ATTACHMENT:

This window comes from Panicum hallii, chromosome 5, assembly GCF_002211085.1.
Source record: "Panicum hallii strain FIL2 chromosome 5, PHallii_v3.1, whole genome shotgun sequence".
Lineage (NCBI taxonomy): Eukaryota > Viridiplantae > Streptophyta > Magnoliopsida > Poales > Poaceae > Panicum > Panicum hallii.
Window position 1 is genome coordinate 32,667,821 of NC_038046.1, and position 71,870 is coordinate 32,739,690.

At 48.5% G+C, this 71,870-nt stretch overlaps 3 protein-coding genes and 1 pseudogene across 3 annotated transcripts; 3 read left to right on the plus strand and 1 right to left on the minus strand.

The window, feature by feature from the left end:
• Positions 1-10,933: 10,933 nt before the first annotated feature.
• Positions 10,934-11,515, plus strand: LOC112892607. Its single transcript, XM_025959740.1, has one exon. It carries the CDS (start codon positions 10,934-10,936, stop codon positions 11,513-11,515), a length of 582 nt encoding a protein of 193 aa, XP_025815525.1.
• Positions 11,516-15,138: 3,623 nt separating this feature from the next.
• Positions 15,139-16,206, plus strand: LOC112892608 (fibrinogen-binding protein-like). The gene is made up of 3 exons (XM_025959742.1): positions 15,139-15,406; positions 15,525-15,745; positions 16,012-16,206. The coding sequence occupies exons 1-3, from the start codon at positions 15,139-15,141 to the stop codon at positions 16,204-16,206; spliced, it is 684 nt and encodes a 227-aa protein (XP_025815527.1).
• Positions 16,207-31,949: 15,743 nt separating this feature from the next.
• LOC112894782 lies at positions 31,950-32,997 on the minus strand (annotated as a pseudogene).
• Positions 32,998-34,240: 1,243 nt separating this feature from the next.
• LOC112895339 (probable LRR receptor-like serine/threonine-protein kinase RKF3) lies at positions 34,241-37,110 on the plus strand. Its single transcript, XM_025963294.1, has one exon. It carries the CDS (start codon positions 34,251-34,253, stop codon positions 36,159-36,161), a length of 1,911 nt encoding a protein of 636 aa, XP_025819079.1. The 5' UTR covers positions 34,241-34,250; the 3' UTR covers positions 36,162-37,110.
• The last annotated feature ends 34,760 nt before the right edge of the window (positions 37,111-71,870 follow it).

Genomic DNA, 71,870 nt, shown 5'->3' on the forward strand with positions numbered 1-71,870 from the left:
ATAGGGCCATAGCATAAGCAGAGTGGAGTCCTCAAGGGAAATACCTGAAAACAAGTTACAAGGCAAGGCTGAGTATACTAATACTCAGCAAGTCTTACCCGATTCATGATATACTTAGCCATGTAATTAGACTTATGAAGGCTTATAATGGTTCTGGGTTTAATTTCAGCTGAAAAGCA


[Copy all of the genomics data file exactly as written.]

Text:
This window comes from Panicum hallii, chromosome 5, assembly GCF_002211085.1.
Source record: "Panicum hallii strain FIL2 chromosome 5, PHallii_v3.1, whole genome shotgun sequence".
Lineage (NCBI taxonomy): Eukaryota > Viridiplantae > Streptophyta > Magnoliopsida > Poales > Poaceae > Panicum > Panicum hallii.
Window position 1 is genome coordinate 32,667,821 of NC_038046.1, and position 71,870 is coordinate 32,739,690.

At 48.5% G+C, this 71,870-nt stretch overlaps 3 protein-coding genes and 1 pseudogene across 3 annotated transcripts; 3 read left to right on the plus strand and 1 right to left on the minus strand.

The window, feature by feature from the left end:
• Positions 1-10,933: 10,933 nt before the first annotated feature.
• Positions 10,934-11,515, plus strand: LOC112892607. Its single transcript, XM_025959740.1, has one exon. It carries the CDS (start codon positions 10,934-10,936, stop codon positions 11,513-11,515), a length of 582 nt encoding a protein of 193 aa, XP_025815525.1.
• Positions 11,516-15,138: 3,623 nt separating this feature from the next.
• Positions 15,139-16,206, plus strand: LOC112892608 (fibrinogen-binding protein-like). The gene is made up of 3 exons (XM_025959742.1): positions 15,139-15,406; positions 15,525-15,745; positions 16,012-16,206. The coding sequence occupies exons 1-3, from the start codon at positions 15,139-15,141 to the stop codon at positions 16,204-16,206; spliced, it is 684 nt and encodes a 227-aa protein (XP_025815527.1).
• Positions 16,207-31,949: 15,743 nt separating this feature from the next.
• LOC112894782 lies at positions 31,950-32,997 on the minus strand (annotated as a pseudogene).
• Positions 32,998-34,240: 1,243 nt separating this feature from the next.
• LOC112895339 (probable LRR receptor-like serine/threonine-protein kinase RKF3) lies at positions 34,241-37,110 on the plus strand. Its single transcript, XM_025963294.1, has one exon. It carries the CDS (start codon positions 34,251-34,253, stop codon positions 36,159-36,161), a length of 1,911 nt encoding a protein of 636 aa, XP_025819079.1. The 5' UTR covers positions 34,241-34,250; the 3' UTR covers positions 36,162-37,110.
• The last annotated feature ends 34,760 nt before the right edge of the window (positions 37,111-71,870 follow it).

Genomic DNA, 71,870 nt, shown 5'->3' on the forward strand with positions numbered 1-71,870 from the left:
ATAGGGCCATAGCATAAGCAGAGTGGAGTCCTCAAGGGAAATACCTGAAAACAAGTTACAAGGCAAGGCTGAGTATACTAATACTCAGCAAGTCTTACCCGATTCATGATATACTTAGCCATGTAATTAGACTTATGAAGGCTTATAATGGTTCTGGGTTTAATTTCAGCTGAAAAGCA